The Silvestro Family has been supplying voting machine equipment to New Englanders for decades. But will the 2020 Election be their last?
Father John Silvestro has a LinkedIn profile where he claims to be the CEO and Treasurer of LHS Associates, Inc.
While he was the CEO of LHS Associates, John Silvestro was involved in a hearing in January 2008 to discuss the machines used in New Hampshire. A report of this discussion published in 2016 said:
This video calls into question the accountability of New Hampshire elections. Most New Hampshire vote counts are not observable. Votes have been counted on the Diebold Accuvote ballot scanner technology, which can easily create an incorrect result because it allows alteration of vote results.
Though a new version may address the particular vulnerability that was demonstrated, New Hampshire regulations require approval by the Ballot Law Commission before new versions can be installed, and that commission had not met to approve it prior to the 2008 presidential primary. New England vendor for the system (LHS Associates’ John Silvestro, of Londonderry New Hampshire) attempted to mislead the House Election Committee, making a false statement that the problem had been addressed while knowing that it had not.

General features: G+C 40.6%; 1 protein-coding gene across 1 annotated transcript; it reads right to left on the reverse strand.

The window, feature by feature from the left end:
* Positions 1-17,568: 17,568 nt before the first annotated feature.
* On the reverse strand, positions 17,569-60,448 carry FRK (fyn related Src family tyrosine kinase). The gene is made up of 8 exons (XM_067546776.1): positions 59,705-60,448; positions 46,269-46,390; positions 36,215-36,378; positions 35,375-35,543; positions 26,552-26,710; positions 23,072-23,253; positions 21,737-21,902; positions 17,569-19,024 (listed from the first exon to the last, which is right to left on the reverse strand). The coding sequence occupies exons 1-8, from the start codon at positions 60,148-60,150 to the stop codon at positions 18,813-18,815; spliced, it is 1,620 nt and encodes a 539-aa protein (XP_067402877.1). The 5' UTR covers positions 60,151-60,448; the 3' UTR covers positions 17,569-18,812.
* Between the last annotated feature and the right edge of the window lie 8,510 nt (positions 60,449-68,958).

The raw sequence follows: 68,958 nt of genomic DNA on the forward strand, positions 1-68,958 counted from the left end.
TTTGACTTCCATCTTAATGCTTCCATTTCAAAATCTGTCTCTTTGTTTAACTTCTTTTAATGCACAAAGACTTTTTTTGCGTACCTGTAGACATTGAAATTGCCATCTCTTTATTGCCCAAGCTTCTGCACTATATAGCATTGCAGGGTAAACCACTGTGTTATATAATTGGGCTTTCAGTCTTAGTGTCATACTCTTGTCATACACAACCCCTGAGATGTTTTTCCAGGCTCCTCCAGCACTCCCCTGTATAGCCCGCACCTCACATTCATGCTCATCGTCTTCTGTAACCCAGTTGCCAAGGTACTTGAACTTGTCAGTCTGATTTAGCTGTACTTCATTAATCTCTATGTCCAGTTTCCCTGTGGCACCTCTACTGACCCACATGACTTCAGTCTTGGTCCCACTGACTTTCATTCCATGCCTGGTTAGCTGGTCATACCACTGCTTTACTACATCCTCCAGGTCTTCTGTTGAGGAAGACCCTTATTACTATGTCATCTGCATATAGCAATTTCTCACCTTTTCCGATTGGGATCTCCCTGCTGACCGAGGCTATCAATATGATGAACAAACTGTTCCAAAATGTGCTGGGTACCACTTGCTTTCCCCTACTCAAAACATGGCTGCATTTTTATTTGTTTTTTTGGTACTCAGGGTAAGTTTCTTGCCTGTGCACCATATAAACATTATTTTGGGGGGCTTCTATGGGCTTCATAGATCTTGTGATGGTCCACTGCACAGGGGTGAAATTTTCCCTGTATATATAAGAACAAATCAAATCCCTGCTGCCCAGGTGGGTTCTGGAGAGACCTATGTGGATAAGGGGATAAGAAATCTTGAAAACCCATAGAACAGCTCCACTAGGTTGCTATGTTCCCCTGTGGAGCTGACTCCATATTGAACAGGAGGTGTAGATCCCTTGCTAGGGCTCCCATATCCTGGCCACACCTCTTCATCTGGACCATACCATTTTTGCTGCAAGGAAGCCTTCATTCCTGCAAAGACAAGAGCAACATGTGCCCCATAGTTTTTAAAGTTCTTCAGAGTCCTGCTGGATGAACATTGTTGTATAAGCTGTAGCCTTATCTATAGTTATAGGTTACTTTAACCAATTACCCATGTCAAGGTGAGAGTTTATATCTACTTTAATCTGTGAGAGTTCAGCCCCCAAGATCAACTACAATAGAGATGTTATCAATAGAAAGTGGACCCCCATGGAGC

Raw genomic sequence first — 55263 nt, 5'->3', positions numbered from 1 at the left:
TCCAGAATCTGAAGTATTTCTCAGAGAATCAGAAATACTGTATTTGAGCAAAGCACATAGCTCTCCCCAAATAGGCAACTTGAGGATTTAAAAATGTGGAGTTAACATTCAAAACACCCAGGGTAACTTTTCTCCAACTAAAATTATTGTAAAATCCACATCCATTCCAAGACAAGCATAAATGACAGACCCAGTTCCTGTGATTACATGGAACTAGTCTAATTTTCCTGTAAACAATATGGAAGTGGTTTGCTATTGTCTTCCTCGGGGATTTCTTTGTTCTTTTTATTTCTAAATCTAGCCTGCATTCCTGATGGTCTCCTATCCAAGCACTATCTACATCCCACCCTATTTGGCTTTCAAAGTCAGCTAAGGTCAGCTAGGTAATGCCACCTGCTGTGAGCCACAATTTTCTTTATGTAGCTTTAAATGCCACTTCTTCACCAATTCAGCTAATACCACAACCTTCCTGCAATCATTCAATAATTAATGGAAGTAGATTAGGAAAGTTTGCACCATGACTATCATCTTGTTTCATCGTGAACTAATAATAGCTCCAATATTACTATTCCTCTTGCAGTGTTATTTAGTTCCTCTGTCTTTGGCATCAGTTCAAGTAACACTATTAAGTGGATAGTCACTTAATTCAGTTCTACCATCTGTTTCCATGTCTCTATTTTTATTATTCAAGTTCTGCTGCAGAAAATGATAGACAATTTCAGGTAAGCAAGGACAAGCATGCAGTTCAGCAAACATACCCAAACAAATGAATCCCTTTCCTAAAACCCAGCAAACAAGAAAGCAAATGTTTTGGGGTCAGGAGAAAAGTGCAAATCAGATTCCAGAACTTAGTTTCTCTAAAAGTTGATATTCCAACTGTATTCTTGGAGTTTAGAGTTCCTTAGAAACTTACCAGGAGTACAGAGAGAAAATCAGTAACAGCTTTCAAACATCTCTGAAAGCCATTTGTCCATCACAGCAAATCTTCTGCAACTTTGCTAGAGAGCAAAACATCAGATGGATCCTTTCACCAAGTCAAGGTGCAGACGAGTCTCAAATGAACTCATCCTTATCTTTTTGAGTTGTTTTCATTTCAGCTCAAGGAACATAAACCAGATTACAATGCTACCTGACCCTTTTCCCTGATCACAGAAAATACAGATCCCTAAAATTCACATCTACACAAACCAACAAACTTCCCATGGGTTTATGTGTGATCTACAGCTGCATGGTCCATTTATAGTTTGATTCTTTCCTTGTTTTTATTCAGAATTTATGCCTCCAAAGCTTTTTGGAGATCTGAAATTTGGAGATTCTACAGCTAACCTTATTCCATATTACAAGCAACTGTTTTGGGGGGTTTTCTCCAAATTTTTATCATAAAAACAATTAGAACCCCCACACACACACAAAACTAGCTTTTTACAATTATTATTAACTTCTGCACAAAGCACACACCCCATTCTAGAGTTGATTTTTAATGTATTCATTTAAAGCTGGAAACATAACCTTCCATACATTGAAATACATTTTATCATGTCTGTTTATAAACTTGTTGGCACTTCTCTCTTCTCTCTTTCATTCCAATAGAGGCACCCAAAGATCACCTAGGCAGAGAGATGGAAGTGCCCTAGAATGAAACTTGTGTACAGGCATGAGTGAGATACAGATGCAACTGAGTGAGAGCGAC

A text of the below video from 2008 and a copy of the video is available at Black Box Voting.org
A dozen years later, John’s son is involved with LHS and he is president. We reported a couple of days ago, the younger Silvestro is present at the audit of the 2020 Election taking place in New Hampshire:
Jeff Silvestro is allowed to be present at the audit in New Hampshire which is totally unethical and his presence destroys any semblance of independence and objectivity the audit may have ever had. Jeff’s company uses Dominion tabulators:
Do you know anything about the Dominion tabulators used in Vermont and maintained by LHS Associates? pic.twitter.com/c4I5tlsE89
— Brian Christie (@pastorbrianjay) November 27, 2020
We don’t know if the Dominion tabulators have the same weaknesses as their predecessors in New Hampshire.